Double Bundle ACL Reconstruction Surgery

arthroscopic
ACL surgery is often performed for patients who have knee instability. Edward Olive / Getty Images

The anterior cruciate ligament, or ACL, is one of four major ligaments in the knee that provide stability to the joint. When a patient sustains a tear to the ACL, a sensation of instability, or giving out, may develop in the injured knee. This symptoms of instability tends to be particularly problematic for athletes who want to remain active in sports. Some sports are particularly difficult to continue participation in athletes who have injured their ACL.

These high risk sports, such as soccer, basketball, and lacrosse, involve sudden cutting and pivoting movements that require an intact ACL.

When an athlete tears their ACL, the knee will tend to buckle when pivoting or suddenly changing direction. In order to restore stability to the knee, your doctor may recommend an ACL reconstruction to insert a new ligament in the place of the damaged ACL. A newer technique, called a double-bundle ACL reconstruction, has been developed to better replicate the function of the normal ACL.

ACL Bundles

The anterior cruciate ligament is made of a tough, fibrous tissue that spans the knee joint, attaching to the femur (thigh bone) on top, and the tibia (shin bone) below. The ligament itself is made of thousands of individual fibers, that together form the ACL. Some of these fibers are organized into distinct bundles. The normal ACL has two primary bundles of fibers.

These bundles are positioned closely together, in some patients with normal ACLs it can be difficult to discern distinct bundles. But we know there are two primary bundles, and each bundle is named for its location. The longer anteromedial bundle is positioned in front of the shorter posterolateral bundle.

Single Bundle ACL Surgery

Most ACL reconstruction surgeries are done using a single-bundle reconstruction. A single-bundle ACL reconstruction uses a tendon graft to replace the torn ACL. Unfortunately, ACL tears cannot be repaired, or sewn together, and a graft must be used to reconstruct the ligament. When the ACL is reconstructed, the graft is placed in the position of the anteromedial bundle.

Grafts are held in place by making a hole in the bone called a tunnel. One tunnel is made in the femur and one in the tibia. The graft is held in the bone with a fixation device, often a screw.

Double Bundle ACL Surgery

Instead of placing just one larger graft, the double-bundle ACL reconstruction procedure uses two smaller grafts. Therefore, there are essentially two ligament reconstructions, one for each bundle. The double-bundle procedure requires two additional bone tunnels to accommodate a second graft and one additional incision. The surgical procedure may take slightly longer, although surgeons performing this procedure routinely can perform it in a similar manner to a single bundle ACL reconstruction.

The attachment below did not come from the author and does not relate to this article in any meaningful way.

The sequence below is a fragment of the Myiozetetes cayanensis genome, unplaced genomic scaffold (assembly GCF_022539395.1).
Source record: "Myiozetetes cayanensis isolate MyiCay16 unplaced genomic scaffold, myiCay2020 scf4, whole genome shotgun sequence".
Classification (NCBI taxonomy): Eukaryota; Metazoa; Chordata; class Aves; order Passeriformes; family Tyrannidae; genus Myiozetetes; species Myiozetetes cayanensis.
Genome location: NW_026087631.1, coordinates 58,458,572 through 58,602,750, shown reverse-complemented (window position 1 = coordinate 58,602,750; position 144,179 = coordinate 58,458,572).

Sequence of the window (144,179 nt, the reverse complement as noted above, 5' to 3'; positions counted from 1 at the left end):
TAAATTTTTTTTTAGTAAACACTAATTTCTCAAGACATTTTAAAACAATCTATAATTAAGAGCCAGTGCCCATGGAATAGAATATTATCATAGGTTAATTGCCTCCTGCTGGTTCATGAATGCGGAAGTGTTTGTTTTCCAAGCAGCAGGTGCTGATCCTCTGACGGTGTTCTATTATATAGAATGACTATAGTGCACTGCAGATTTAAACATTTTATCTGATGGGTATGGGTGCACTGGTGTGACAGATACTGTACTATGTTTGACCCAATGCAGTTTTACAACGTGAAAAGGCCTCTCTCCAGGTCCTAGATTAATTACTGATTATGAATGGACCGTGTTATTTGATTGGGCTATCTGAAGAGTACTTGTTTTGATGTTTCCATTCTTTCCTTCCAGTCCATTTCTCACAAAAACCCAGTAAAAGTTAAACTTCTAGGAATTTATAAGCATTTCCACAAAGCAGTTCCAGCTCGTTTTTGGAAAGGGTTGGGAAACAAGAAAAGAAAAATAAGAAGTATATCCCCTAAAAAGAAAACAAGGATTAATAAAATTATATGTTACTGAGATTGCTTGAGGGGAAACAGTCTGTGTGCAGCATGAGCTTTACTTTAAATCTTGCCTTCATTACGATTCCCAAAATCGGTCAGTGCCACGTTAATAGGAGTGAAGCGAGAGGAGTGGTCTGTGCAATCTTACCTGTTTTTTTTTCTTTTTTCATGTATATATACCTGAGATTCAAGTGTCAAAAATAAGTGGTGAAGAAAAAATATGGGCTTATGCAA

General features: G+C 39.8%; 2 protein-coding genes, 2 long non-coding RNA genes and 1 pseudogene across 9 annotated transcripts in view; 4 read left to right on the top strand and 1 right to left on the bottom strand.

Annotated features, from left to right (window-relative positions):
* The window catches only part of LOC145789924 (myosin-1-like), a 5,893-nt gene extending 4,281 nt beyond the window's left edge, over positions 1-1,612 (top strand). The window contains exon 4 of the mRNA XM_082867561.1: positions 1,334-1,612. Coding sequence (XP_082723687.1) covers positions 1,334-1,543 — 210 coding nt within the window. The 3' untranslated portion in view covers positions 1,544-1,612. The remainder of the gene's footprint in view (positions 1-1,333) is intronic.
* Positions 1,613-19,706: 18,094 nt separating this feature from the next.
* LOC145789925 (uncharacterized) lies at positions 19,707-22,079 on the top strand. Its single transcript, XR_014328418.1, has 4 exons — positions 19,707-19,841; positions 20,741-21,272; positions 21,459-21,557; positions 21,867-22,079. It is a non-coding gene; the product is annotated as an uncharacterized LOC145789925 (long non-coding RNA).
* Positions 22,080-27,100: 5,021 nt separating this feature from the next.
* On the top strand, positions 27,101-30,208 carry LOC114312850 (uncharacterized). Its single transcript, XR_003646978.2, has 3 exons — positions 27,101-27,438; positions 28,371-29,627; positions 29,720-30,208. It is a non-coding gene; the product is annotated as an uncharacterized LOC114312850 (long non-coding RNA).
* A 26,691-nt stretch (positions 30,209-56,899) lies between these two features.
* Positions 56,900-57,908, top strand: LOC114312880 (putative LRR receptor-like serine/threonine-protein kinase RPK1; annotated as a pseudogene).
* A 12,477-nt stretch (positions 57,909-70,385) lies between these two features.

Is A Double Bundle Better?

Studies have demonstrated some advantages of the double-bundle ACL reconstruction.

These studies show more 'normal' function of the reconstructed ligament after this double-bundle ACL reconstruction surgery. What is not known is if this means the patients will have better success with the double-bundle ACL reconstructions. Specifically, the ability to return to sports at the same level as before the injury has not been shown to be better with either technique of reconstructing the ACL.

Double-bundle ACL reconstruction is a new procedure, and as is the case with any new procedure, the long-term results are not well understood. It is possible that this procedure will be an improvement on the standard single-bundle ACL reconstructions, but it is also possible that these patients may have the same, or even worse, long-term results.

No one really knows just yet.

The double-bundle is technically more demanding of a procedure, and there are fewer surgeons with experience in this surgical technique.

Bottom Line: Which Should I Have?

It is not clear that the double-bundle ACL reconstruction is a better procedure, but some patients are willing to try a new procedure in an effort to possibly improve their long-term result. Standard single-bundle ACL reconstructions have excellent results, with about 90% of patients able to return to activities at their pre-injury level. However, the results are not 100%, and some patients have persistent instability after ACL reconstructions, and may develop problems later in life.

The double-bundle ACL reconstruction is an effort to improve the results of an already excellent procedure. If you are interested, talk to your doctor about this procedure. As mentioned, few surgeons perform the double-bundle ACL reconstruction. But you can certainly discuss this procedure with your doctor and get his or her thoughts on the double-bundle ACL reconstruction.

Sources

Li YL, Ning GZ, Wu Q, Wu QL, Li Y, Hao Y, Feng SQ. "Single-bundle or double-bundle for anterior cruciate ligament reconstruction: a meta-analysis" Knee. 2014 Jan;21(1):28-37.

Ahn JH, Kang HW, Choi KJ. "Outcomes After Double-Bundle Anterior Cruciate Ligament Reconstruction" Arthroscopy. 2017 Sep 8. pii: S0749-8063(17)30799-5.

Dhawan A, Gallo RA, Lynch SA. "Anatomic Tunnel Placement in Anterior Cruciate Ligament Reconstruction" J Am Acad Orthop Surg. 2016 Jul;24(7):443-54.

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